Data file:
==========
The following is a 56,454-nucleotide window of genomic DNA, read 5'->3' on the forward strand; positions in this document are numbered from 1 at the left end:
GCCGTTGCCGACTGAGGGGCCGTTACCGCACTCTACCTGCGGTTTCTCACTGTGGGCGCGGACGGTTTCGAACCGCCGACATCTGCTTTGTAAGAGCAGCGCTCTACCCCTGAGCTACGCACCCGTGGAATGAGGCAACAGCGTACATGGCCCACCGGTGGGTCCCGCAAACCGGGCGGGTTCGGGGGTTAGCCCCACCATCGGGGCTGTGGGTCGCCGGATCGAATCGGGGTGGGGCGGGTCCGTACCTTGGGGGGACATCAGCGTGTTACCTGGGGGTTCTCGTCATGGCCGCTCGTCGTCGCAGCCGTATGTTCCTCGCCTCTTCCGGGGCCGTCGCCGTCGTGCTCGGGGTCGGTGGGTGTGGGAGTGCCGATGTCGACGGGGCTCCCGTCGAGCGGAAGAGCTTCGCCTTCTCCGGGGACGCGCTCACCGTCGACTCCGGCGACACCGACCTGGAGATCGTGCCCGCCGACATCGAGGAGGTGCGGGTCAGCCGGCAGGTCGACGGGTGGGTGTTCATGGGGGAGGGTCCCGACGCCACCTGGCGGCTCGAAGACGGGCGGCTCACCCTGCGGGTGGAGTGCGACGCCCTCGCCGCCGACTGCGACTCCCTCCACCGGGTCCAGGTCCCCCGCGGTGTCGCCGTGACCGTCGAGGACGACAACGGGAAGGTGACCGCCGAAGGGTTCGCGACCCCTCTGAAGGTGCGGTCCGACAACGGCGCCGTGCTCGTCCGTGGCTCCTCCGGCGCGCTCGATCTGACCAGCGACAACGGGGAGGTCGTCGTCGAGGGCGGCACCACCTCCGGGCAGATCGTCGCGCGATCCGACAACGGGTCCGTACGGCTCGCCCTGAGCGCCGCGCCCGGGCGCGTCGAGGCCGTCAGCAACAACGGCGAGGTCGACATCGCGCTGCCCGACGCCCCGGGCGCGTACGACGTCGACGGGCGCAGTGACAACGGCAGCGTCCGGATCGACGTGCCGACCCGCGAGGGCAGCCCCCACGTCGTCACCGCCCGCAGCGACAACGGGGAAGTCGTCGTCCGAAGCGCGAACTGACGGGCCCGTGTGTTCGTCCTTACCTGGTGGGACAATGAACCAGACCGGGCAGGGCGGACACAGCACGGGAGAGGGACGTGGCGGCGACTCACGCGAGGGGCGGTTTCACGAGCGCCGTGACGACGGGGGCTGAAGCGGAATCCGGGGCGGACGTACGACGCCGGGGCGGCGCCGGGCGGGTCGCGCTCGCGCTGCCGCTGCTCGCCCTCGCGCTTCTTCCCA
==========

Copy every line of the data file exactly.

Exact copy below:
The following is a 56,454-nucleotide window of genomic DNA, read 5'->3' on the forward strand; positions in this document are numbered from 1 at the left end:
GCCGTTGCCGACTGAGGGGCCGTTACCGCACTCTACCTGCGGTTTCTCACTGTGGGCGCGGACGGTTTCGAACCGCCGACATCTGCTTTGTAAGAGCAGCGCTCTACCCCTGAGCTACGCACCCGTGGAATGAGGCAACAGCGTACATGGCCCACCGGTGGGTCCCGCAAACCGGGCGGGTTCGGGGGTTAGCCCCACCATCGGGGCTGTGGGTCGCCGGATCGAATCGGGGTGGGGCGGGTCCGTACCTTGGGGGGACATCAGCGTGTTACCTGGGGGTTCTCGTCATGGCCGCTCGTCGTCGCAGCCGTATGTTCCTCGCCTCTTCCGGGGCCGTCGCCGTCGTGCTCGGGGTCGGTGGGTGTGGGAGTGCCGATGTCGACGGGGCTCCCGTCGAGCGGAAGAGCTTCGCCTTCTCCGGGGACGCGCTCACCGTCGACTCCGGCGACACCGACCTGGAGATCGTGCCCGCCGACATCGAGGAGGTGCGGGTCAGCCGGCAGGTCGACGGGTGGGTGTTCATGGGGGAGGGTCCCGACGCCACCTGGCGGCTCGAAGACGGGCGGCTCACCCTGCGGGTGGAGTGCGACGCCCTCGCCGCCGACTGCGACTCCCTCCACCGGGTCCAGGTCCCCCGCGGTGTCGCCGTGACCGTCGAGGACGACAACGGGAAGGTGACCGCCGAAGGGTTCGCGACCCCTCTGAAGGTGCGGTCCGACAACGGCGCCGTGCTCGTCCGTGGCTCCTCCGGCGCGCTCGATCTGACCAGCGACAACGGGGAGGTCGTCGTCGAGGGCGGCACCACCTCCGGGCAGATCGTCGCGCGATCCGACAACGGGTCCGTACGGCTCGCCCTGAGCGCCGCGCCCGGGCGCGTCGAGGCCGTCAGCAACAACGGCGAGGTCGACATCGCGCTGCCCGACGCCCCGGGCGCGTACGACGTCGACGGGCGCAGTGACAACGGCAGCGTCCGGATCGACGTGCCGACCCGCGAGGGCAGCCCCCACGTCGTCACCGCCCGCAGCGACAACGGGGAAGTCGTCGTCCGAAGCGCGAACTGACGGGCCCGTGTGTTCGTCCTTACCTGGTGGGACAATGAACCAGACCGGGCAGGGCGGACACAGCACGGGAGAGGGACGTGGCGGCGACTCACGCGAGGGGCGGTTTCACGAGCGCCGTGACGACGGGGGCTGAAGCGGAATCCGGGGCGGACGTACGACGCCGGGGCGGCGCCGGGCGGGTCGCGCTCGCGCTGCCGCTGCTCGCCCTCGCGCTTCTTCCCA